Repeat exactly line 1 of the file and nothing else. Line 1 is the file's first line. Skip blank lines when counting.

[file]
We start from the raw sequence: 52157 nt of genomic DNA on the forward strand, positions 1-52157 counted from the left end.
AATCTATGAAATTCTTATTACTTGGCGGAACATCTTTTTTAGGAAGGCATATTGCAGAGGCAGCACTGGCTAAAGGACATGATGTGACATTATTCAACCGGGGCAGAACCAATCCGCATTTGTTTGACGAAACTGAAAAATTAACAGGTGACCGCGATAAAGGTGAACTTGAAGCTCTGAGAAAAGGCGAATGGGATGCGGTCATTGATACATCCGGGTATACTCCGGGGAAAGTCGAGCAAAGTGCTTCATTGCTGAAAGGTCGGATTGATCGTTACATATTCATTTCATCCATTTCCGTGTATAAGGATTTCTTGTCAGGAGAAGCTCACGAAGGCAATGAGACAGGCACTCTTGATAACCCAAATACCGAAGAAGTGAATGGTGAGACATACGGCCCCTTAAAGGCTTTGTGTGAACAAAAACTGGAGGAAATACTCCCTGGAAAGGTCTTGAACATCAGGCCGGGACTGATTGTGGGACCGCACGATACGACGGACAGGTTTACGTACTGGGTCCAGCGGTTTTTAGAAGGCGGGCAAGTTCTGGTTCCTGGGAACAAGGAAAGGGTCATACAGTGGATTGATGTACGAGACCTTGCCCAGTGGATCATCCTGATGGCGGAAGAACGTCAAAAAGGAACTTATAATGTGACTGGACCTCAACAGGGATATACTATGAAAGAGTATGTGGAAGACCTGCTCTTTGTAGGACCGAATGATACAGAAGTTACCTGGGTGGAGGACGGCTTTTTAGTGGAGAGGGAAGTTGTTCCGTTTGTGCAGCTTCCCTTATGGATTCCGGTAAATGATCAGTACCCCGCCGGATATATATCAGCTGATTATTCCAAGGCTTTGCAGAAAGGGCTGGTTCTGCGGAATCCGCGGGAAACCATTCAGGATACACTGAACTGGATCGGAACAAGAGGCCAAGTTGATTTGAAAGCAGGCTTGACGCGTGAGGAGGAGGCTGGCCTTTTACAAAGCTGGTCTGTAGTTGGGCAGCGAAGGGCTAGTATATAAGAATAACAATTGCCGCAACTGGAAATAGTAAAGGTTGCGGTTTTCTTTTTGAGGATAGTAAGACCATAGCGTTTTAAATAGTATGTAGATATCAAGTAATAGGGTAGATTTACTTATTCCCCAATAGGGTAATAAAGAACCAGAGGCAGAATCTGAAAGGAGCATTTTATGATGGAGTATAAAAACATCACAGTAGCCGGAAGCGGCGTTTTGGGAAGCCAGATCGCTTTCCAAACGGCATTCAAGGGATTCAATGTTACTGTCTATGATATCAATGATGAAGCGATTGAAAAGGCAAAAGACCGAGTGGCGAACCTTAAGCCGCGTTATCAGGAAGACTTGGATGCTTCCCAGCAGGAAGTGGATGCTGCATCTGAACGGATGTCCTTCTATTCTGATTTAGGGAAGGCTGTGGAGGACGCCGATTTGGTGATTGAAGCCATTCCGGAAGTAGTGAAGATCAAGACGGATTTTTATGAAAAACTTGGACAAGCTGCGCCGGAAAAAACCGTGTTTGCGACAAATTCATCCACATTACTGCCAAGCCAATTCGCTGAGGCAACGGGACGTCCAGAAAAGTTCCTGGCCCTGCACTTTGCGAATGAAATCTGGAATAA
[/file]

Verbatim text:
We start from the raw sequence: 52157 nt of genomic DNA on the forward strand, positions 1-52157 counted from the left end.